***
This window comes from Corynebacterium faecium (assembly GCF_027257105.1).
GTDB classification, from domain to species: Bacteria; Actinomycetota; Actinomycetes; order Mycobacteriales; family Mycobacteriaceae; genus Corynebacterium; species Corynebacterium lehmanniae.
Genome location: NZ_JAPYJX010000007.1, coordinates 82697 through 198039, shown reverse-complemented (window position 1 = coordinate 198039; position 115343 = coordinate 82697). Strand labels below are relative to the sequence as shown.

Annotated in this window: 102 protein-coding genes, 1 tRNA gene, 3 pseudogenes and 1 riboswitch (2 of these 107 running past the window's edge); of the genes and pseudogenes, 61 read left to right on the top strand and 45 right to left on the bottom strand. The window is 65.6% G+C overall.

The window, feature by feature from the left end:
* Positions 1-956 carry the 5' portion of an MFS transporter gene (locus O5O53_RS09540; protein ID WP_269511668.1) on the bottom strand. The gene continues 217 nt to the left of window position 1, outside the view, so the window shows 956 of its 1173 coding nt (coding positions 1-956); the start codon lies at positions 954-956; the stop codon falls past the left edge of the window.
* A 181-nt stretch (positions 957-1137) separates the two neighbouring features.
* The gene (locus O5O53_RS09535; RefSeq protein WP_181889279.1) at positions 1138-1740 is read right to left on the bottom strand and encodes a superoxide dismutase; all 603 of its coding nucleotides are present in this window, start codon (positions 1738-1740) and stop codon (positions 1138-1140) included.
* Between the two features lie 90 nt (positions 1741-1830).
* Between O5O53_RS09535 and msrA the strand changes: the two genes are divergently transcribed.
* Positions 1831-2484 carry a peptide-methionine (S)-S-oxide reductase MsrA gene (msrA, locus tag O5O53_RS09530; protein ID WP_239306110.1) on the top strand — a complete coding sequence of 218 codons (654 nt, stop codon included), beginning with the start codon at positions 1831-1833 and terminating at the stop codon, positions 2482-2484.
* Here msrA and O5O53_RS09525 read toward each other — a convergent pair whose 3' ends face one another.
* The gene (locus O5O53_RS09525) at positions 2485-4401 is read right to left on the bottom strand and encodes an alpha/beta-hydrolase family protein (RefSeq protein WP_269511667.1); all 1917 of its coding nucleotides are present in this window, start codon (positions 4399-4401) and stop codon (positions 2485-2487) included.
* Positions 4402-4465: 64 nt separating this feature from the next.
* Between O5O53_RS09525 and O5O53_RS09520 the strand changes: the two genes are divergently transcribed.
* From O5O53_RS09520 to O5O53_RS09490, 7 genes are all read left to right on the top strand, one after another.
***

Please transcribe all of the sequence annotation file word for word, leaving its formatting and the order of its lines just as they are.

This window comes from Corynebacterium faecium (assembly GCF_027257105.1).
GTDB classification, from domain to species: Bacteria; Actinomycetota; Actinomycetes; order Mycobacteriales; family Mycobacteriaceae; genus Corynebacterium; species Corynebacterium lehmanniae.
Genome location: NZ_JAPYJX010000007.1, coordinates 82697 through 198039, shown reverse-complemented (window position 1 = coordinate 198039; position 115343 = coordinate 82697). Strand labels below are relative to the sequence as shown.

Annotated in this window: 102 protein-coding genes, 1 tRNA gene, 3 pseudogenes and 1 riboswitch (2 of these 107 running past the window's edge); of the genes and pseudogenes, 61 read left to right on the top strand and 45 right to left on the bottom strand. The window is 65.6% G+C overall.

The window, feature by feature from the left end:
* Positions 1-956 carry the 5' portion of an MFS transporter gene (locus O5O53_RS09540; protein ID WP_269511668.1) on the bottom strand. The gene continues 217 nt to the left of window position 1, outside the view, so the window shows 956 of its 1173 coding nt (coding positions 1-956); the start codon lies at positions 954-956; the stop codon falls past the left edge of the window.
* A 181-nt stretch (positions 957-1137) separates the two neighbouring features.
* The gene (locus O5O53_RS09535; RefSeq protein WP_181889279.1) at positions 1138-1740 is read right to left on the bottom strand and encodes a superoxide dismutase; all 603 of its coding nucleotides are present in this window, start codon (positions 1738-1740) and stop codon (positions 1138-1140) included.
* Between the two features lie 90 nt (positions 1741-1830).
* Between O5O53_RS09535 and msrA the strand changes: the two genes are divergently transcribed.
* Positions 1831-2484 carry a peptide-methionine (S)-S-oxide reductase MsrA gene (msrA, locus tag O5O53_RS09530; protein ID WP_239306110.1) on the top strand — a complete coding sequence of 218 codons (654 nt, stop codon included), beginning with the start codon at positions 1831-1833 and terminating at the stop codon, positions 2482-2484.
* Here msrA and O5O53_RS09525 read toward each other — a convergent pair whose 3' ends face one another.
* The gene (locus O5O53_RS09525) at positions 2485-4401 is read right to left on the bottom strand and encodes an alpha/beta-hydrolase family protein (RefSeq protein WP_269511667.1); all 1917 of its coding nucleotides are present in this window, start codon (positions 4399-4401) and stop codon (positions 2485-2487) included.
* Positions 4402-4465: 64 nt separating this feature from the next.
* Between O5O53_RS09525 and O5O53_RS09520 the strand changes: the two genes are divergently transcribed.
* From O5O53_RS09520 to O5O53_RS09490, 7 genes are all read left to right on the top strand, one after another.